Why an Open System Architecture Matters

This blog is written by Jim Metzler, founder and vice president of Ashton, Metzler Associates. The movement on the part of virtually all companies to become a digital business, to fully empower mobile employees and to leverage the data collected by the IoT are just some examples of the types of ongoing changes that businesses are constantly...

This blog is written by Jim Metzler, founder and vice president of Ashton, Metzler Associates.

enterprise.GettyImages-558270421.jpg

The movement on the part of virtually all companies to become a digital business, to fully empower mobile employees and to leverage the data collected by the IoT are just some examples of the types of ongoing changes that businesses are constantly undergoing. The primary goal of an IT architecture is to link a company’s business and operational objectives with both the IT infrastructure and the applications that the infrastructure supports. By creating this linkage, an IT architecture ensures that an IT organization can respond to constantly changing business requirements, such as the ones previously mentioned. An architecture also ensures that an IT organization can respond to emerging technologies, such as the adoption of a continually increasing array of software defined functionality, without a significant increase in cost, complexity, or risk. This blog will discuss some of the key concepts that underlie an IT architecture and will use a mobile architecture to exemplify these concepts.

The 2018 Guide to WAN Architecture and Design highlights some of the challenges that IT organizations face when they attempt to adopt new technology and don’t have an effective architecture. According to that document, organizations that have already deployed a software-defined WAN (SD-WAN) reported that one of the major drawbacks of that deployment is the complexity of physically integrating the new SD-WAN with the existing WAN. For most IT organizations that complexity is just a small part of the overall complexity of implementing new functionality such as an SD-WAN which was not designed to seamlessly interface with the rest of the organization’s infrastructure, management or security.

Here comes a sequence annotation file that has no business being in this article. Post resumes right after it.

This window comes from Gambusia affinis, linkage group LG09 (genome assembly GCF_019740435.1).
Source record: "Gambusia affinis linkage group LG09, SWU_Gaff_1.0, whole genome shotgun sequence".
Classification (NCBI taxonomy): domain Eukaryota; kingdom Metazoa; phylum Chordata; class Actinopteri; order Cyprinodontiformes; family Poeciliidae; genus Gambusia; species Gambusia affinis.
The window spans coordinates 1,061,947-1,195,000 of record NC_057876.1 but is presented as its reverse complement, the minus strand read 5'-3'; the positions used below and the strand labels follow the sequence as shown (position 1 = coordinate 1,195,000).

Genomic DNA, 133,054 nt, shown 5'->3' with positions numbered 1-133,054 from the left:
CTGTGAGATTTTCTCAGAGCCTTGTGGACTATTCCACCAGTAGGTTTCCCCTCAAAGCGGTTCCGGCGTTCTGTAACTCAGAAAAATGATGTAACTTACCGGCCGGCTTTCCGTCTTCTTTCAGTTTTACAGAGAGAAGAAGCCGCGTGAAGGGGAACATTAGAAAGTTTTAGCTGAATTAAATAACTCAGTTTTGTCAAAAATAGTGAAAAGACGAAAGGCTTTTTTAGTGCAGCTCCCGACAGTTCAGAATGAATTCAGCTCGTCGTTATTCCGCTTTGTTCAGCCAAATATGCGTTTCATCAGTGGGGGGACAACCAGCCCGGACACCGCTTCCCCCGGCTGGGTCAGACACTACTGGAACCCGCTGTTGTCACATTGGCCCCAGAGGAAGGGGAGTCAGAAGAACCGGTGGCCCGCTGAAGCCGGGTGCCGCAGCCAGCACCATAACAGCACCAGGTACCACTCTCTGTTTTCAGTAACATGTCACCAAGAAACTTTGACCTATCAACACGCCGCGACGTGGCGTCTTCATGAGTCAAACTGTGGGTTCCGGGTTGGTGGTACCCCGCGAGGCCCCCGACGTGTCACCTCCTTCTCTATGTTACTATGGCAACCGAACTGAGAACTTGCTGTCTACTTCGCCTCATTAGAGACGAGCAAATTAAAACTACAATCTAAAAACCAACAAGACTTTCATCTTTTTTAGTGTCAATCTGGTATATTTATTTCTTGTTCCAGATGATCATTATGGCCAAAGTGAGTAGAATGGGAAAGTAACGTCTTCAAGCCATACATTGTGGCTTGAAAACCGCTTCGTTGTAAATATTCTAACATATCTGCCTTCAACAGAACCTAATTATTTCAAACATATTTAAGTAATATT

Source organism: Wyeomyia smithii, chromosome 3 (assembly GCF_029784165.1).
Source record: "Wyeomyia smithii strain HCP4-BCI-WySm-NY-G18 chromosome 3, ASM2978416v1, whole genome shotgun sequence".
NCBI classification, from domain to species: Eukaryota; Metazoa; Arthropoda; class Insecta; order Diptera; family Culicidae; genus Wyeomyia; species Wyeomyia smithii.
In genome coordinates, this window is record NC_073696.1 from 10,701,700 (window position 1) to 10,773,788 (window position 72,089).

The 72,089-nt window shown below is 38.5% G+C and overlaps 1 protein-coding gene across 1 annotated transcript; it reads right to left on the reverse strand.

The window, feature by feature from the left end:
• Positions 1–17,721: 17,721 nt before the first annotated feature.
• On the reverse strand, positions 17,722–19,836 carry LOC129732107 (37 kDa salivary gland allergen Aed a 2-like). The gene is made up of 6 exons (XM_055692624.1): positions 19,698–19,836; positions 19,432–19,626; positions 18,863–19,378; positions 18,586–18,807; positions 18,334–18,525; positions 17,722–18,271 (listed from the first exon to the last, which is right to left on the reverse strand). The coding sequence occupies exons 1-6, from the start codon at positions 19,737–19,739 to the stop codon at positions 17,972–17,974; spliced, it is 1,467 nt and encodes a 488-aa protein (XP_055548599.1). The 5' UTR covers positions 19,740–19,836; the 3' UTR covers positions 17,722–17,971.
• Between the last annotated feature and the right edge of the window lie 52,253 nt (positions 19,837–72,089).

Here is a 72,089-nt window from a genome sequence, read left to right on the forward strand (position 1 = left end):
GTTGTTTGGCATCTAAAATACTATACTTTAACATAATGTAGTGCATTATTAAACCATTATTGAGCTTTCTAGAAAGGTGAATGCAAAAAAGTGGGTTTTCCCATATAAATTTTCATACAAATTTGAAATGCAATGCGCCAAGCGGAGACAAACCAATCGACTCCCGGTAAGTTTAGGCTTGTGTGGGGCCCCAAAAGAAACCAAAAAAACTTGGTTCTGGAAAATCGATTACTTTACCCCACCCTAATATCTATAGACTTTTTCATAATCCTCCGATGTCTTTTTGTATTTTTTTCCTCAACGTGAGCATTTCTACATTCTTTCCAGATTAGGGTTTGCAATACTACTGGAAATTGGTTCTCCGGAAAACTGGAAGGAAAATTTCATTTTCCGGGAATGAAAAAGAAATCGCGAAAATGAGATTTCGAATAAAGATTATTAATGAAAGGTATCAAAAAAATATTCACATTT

As part of creating an effective architecture, IT organizations must answer four primary questions. Those questions are:

  1. What are the major components of the overall task of providing IT?
  2. What is the scope and what functionality should be contained in each component?
  3. What technologies and protocols should be used to provide the functionality?
  4. How should the components interface with each other?

Because there can be a wide range of organizational goals and structures, there is some flexibility in terms of how an IT organization defines the major components of the overall task of providing IT. However, given the ongoing growth in the number of mobile workers, it is difficult to imagine a current IT architecture that doesn’t have mobility as one of its primary components.

In view of the broad movement to adopt applications built on the IoT, the scope of the mobility component of an IT architecture must cover both users and things. To minimize complexity, the architecture must include functionality that enables users and things to experience the same policies and permissions whether their connection to the network is wired or wireless. To respond to the growing sophistication of hackers, the architecture must also include several layers of security functionality.